starchild Thread Starter

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    Hi Bert, I came across something like this in searching:

    http://www.microsoft.com/resources/.../xp/all/proddocs/en-us/file_srv_overview.mspx

    Kiwiguy, my daugher did suggest this (when we were discussing it earlier) that she write she can't answer it because she doesn't have WIN XP. Maybe this is what the teacher meant by working around it?

    She (my daughter) gets stressed over it, because she has a high grade point average and puts a lot into the classes (only has a few more left and will have a degree in "Human Services") so doesn't want this to effect her grade.

    Maybe it's a simple as just saying "I don't have Windows XP so I can't answer it".

    I don't know what else we can do, except maybe learning about it in other ways.

    I've never used Windows over 98 SE but if I have a choice, I'd keep it, it seems to work for what I use it for :)

    ~ Carrie
     
  10. kiwiguy

    kiwiguy

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    I think that is the best action, just state the fact. Trying to fudge it would be worse.

    When asked for "what files are in the directory" though, answer for the same that you actually have in your 98 directory.

    By the way, "shared documents" is actually C:\Documents and Settings\All Users\Documents, under XP. I would suggest that you creat one simply under C:\ though, keep it clean and simple.

    Just be up front with what you are doing, and if possible show that you know your way around Windows 98.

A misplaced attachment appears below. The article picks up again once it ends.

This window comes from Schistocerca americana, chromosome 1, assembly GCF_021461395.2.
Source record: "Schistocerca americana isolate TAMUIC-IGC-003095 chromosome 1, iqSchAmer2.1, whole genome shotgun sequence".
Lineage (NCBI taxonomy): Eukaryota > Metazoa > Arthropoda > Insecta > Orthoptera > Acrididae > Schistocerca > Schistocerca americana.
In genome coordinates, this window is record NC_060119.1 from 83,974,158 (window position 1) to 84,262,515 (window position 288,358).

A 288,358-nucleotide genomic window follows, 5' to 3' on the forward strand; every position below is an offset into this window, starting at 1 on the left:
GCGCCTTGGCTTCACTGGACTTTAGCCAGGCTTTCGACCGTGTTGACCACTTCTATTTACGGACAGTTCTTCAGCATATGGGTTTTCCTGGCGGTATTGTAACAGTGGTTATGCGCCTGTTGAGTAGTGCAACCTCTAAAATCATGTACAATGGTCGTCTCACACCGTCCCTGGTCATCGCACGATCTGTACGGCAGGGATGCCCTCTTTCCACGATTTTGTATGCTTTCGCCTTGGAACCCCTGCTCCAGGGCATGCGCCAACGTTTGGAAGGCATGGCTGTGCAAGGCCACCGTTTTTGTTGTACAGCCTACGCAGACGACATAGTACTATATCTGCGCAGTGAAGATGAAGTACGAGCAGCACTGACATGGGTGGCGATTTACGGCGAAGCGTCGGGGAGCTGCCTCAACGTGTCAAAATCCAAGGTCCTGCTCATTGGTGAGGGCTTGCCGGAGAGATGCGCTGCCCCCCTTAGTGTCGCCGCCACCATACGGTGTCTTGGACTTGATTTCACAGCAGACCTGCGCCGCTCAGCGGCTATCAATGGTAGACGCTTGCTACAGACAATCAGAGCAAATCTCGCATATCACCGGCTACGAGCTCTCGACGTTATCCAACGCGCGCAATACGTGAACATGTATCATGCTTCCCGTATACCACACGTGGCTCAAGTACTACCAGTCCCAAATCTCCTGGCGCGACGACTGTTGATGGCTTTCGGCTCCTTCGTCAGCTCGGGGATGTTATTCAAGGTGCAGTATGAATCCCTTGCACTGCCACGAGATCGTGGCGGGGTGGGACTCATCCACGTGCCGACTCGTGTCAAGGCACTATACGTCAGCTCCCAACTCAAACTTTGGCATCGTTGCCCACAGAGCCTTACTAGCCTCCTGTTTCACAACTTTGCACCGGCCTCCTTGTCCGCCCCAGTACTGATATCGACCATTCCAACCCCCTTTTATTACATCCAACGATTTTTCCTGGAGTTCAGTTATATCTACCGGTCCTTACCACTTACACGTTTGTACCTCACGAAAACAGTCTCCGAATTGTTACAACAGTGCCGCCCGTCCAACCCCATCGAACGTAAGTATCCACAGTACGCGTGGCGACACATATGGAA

I have used all versions of Windows from version 1.0, 3.11, 95, 98, ME, 2000 and XP.
    XP is by far the best however IMHO. You do need good resources to run it though.
     
  11. starchild

    starchild Thread Starter

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    This is a computer basic course, seems like it would have been more clear about what was wanted. I feel I know something about it (Windows, Office, computers) but didn't know you needed over 98 for Office 2003.

    At the start, my daughter wrote and said she only had Office 2000 and would that works as well? (the course said "Office 2003 perferred but Office 2000 would be acceptable") and was told there were a few differences but when she came to them she could ask and be told how to work around it.


    I can see now it would be expected the person have WIN XP, without this being made clear. Maybe it's not that big a deal and can be skipped over if they don't. The class is supposedly on Microsoft (office) processes. Word, Excel and making a basic spreadsheet.

    Thanks for all the imput.

    I didn't even know I had a Shared folder. I know one is set up for file sharing like Kazaa, Shareaza, etc. but didn't know if was something actually there.

    I just put WIN 98 in another older computer (someone gave me) while it's fairly new, I should go over it and see just what is there, to start.

    Since the price of new computers (especially from DELL) is coming down, maybe everyone else does have WIN XP :)

    ~ Carrie
     
  12. starchild

    starchild Thread Starter

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    Oh "fudge it" wasn't really the way we were thinking. Like trying to do it without the actual program. More like trying to learn what she was supposed to be learning, in other ways, without having the program.

    Would be harder and require more research and looking into, instead of (as the book says) "click on- and see what is in it".

    But, would still be learning what they are supposed to learn.

    ~ Carrie